It’s been 164 days since business as usual was anything like usual. 164 days in varying states of lockdown, a mash of mandated restrictions and self-imposed precautions (as a foresight practitioner I aim to practice what I preach – read the changing landscape and adapting behaviour accordingly before it’s so obvious it becomes mandated).

I am writing from Melbourne, where stage 4 lockdowns significantly change the way we move through the world. Masks are required outside the home. Outdoor exercise is restricted to one session up to an hour per day. The vast majority of stores are closed, and shopping is restricted to a single member of the household fetching necessary provisions once per day. Our movement is restricted to within a 5km radius of our home, and a curfew is in place from 8pm-5am. Socialising in person is a thing of the past.

If you’d told me 164 days ago that this is what the lockdown would look like 5 months later, I would have been afraid, deeply anxious, and grieving the many loses this represents.

Once you start to get past much of the shock, grief, and withdrawal from daily life, what remains (in my relatively safe, secure, and privileged position) is a comfortable, familiar, boring space where most of my actual needs are taken care of.

It’s the world’s most boring one-woman play and I’m doomed to repeat it forever.

Source: Here’s what not to say to people in Melbourne right now – ABC Life by @ABCaustralia

The biggest challenge here is adjusting the frame of reference for what is truly essential and finding ease and purpose with having a small, quiet life that is at odds with our cultural obsession with constant consumption and endless growth. It asks us to become responsible for our own boredom, either leaning into it or creatively evading it by using whatever is at hand. It takes me back to my childhood when my younger sibling would complain of boredom and we would create our own fun – count passing Jacaranda trees in foreign languages, learning to drum with chopsticks, making up elaborate backstories for strangers in the store.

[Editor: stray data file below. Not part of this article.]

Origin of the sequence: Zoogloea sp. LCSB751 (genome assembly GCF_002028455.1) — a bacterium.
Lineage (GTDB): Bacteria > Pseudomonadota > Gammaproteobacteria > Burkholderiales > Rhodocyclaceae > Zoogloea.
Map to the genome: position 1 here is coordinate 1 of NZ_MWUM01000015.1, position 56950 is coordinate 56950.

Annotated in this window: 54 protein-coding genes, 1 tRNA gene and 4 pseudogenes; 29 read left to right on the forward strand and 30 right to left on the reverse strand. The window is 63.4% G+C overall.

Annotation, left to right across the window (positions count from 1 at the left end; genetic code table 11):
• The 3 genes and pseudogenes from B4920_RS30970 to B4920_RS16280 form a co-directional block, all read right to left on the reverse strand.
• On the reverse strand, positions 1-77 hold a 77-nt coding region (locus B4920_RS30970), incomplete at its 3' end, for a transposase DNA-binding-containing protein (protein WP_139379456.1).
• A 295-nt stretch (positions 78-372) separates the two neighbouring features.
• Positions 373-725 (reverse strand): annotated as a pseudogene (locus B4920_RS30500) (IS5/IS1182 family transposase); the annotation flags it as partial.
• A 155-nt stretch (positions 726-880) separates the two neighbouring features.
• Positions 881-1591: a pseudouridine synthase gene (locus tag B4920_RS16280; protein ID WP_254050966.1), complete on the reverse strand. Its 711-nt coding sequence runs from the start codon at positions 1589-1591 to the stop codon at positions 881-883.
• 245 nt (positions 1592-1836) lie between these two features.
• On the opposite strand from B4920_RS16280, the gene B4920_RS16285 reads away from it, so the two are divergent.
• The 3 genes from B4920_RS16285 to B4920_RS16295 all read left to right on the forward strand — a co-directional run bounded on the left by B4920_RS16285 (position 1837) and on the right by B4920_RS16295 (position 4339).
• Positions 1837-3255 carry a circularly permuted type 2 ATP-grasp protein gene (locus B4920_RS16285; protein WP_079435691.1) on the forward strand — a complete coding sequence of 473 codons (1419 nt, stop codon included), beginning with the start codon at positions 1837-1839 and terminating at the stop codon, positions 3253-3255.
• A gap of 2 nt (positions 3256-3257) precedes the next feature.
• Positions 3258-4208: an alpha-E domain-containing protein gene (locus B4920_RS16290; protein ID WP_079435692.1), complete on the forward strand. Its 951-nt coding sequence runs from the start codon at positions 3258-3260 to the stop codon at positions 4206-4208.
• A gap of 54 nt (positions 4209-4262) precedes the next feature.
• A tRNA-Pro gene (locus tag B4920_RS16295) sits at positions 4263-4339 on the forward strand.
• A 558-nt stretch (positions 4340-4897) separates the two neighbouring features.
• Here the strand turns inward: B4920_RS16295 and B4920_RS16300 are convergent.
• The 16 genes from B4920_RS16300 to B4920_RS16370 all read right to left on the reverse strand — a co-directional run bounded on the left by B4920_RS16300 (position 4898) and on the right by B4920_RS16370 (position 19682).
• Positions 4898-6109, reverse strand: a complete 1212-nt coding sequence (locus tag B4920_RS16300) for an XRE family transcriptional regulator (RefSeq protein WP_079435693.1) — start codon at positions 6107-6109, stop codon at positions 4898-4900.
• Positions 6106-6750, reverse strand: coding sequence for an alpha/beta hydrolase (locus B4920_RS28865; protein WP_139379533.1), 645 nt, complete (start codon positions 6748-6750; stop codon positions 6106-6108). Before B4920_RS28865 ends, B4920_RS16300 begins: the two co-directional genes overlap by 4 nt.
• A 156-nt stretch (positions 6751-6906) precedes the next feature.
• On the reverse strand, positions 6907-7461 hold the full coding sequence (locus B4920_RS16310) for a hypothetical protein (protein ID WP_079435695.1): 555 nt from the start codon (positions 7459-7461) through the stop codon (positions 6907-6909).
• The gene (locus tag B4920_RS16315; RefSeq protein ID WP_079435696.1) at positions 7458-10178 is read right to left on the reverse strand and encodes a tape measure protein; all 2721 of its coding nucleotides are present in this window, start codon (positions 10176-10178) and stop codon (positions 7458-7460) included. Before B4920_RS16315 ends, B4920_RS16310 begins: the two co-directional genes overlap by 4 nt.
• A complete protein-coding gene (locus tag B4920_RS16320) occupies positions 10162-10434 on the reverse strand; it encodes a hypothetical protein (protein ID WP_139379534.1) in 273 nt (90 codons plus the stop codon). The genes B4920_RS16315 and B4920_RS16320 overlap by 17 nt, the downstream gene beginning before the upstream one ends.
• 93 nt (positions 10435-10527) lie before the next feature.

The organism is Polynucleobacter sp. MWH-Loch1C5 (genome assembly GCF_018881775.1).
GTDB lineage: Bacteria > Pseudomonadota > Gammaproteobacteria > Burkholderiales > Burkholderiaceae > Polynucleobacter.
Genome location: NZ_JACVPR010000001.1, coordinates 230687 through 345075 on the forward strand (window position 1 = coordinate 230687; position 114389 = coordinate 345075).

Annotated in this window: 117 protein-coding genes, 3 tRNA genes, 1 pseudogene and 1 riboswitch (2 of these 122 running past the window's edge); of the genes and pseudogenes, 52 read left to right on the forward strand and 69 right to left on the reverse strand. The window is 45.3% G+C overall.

Neoliberalism sees competition as the defining characteristic of human relations. It redefines citizens as consumers, whose democratic choices are best exercised by buying and selling, a process that rewards merit and punishes inefficiency. It maintains that “the market” delivers benefits that could never be achieved by planning.

Source: Neoliberalism – the ideology at the root of all our problems by George Monbiot

The prolonged necessity of the strange and revolutionary act of staying home, living small, and slowing consumption has a quiet power to it.


It becomes harder to maintain an identity as a consumer when there are fewer places to shop and even less opportunities to flaunt your purchases. We slowly let go of the exhausting charade of being a modern, well put together woman of the world and surrender to our starring role in the world’s most boring one woman play.

Truly inhabiting the fixed, finite space of your home strangles the gluttonous urge to endlessly fill your life with new things. Gluttony requires a bottomless pit, and with fewer opportunities to bring things in and out of your home, your relationship with these things slowly starts to shift – at best learning to appreciate what you already have, at worst forming a creative collaboration to make most of what they can offer. In the world’s most boring one person play, function eats form for breakfast.